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Dionne Quintuplets

Author John Cech
Air Date 5/26/2000

Dionne Quintuplets Transcript

Brief sound clip

Those are the eight-year-old Dionne Quintuplets, singing for a Canadian war bond drive in 1942. The Dionne Quintuplets were born on May 28th in 1934, into an already large Canadian farm family–they were the first quintuplets ever to survive. They were the miracle babies, delivered by a country doctor, Allen DaFoe, and almost immediately separated from their parents–in part out of fear that their mother and father, Elziere and Oliva, might bring dangerous germs to the tiny infants–or so the official explanation went.

Whatever the real reason, the result was that the little girls–Annette, Yvonne, Cecile, Marie, and Emily–were taken under the protection of the state and given over to Dr. DaFoe and a team of nurses for their care. Soon a compound was built opposite the Dionne family farmhouse on the outskirts of Callendar, Ontario, and soon, despite the Depression, tens of thousands of tourists were making the pilgrimage to “Quintland” where the children were placed on display twice a day for the benefit of the throngs that daily crowded the observation area, near where the tour busses parked. Photographs of these radiant children appeared in newspapers and magazines all over the world, and on everything from bars of soap, cereal boxes and cans of corn syrup to the calendars passed out by funeral parlors. By the age of two, they were commanding over $200,000 a year in endorsement fees alone–money they and their parents never saw, but that the state absorbed instead. The girls were raised by Dr. DaFoe and his staff until they were about 8, and then brought back to their family, with whom they had had very little contact over the years. But the hoped-for reunion never really took hold.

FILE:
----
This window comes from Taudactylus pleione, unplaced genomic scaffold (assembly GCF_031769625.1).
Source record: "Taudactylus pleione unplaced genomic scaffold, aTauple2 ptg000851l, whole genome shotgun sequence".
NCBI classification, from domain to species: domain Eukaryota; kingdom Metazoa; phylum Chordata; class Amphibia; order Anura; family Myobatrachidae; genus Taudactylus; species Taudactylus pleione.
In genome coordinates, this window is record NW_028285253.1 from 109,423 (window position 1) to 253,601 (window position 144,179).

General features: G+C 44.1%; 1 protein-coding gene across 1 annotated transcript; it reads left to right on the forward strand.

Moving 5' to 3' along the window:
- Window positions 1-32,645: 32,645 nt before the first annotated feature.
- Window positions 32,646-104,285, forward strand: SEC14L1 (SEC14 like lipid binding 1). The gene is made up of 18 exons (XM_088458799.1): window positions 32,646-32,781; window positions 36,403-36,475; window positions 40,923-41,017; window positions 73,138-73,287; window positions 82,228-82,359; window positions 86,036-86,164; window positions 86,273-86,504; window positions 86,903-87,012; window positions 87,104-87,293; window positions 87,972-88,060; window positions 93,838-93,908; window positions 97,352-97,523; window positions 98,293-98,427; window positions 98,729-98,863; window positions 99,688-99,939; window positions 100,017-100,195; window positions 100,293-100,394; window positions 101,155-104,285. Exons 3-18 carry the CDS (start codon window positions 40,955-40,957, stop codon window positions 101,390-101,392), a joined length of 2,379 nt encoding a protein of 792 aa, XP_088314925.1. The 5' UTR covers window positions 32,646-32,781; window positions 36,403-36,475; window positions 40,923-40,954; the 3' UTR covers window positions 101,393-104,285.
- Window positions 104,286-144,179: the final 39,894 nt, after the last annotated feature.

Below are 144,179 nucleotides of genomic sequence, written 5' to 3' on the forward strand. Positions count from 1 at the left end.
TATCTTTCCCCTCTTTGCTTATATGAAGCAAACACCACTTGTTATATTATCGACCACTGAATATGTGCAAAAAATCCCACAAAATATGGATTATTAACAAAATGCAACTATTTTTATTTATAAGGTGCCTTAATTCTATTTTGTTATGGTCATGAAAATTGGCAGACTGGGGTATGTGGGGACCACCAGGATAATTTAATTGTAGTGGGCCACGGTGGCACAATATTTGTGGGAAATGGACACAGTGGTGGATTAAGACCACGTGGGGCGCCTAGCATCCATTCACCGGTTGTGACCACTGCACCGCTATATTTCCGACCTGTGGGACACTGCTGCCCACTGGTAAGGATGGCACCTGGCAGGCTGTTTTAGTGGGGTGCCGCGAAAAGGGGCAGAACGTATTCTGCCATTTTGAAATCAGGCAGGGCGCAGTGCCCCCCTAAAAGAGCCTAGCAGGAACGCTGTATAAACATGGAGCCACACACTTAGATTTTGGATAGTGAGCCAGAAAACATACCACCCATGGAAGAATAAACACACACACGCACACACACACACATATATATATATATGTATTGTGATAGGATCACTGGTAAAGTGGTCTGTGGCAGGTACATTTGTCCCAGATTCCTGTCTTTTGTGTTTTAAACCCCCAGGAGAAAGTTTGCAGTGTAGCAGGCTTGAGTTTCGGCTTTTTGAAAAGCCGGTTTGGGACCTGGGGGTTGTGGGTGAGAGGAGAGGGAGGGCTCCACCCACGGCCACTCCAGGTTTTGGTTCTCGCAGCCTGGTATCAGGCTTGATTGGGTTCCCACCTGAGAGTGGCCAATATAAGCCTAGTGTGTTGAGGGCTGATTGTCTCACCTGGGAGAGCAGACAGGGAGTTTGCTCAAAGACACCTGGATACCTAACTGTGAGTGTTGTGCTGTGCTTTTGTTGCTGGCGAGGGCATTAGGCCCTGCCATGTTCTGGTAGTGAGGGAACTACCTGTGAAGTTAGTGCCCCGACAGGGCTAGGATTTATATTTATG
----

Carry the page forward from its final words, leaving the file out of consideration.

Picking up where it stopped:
One of the sisters later died of epilepsy and another of alcoholic despair; three of the sisters are still alive and were once again living together when they were interviewed in 1996. Speaking for the group, Annette said that what they had missed most in their celebrated childhoods was something quite simple and indispensable: “love, happiness and a family that wants us.”

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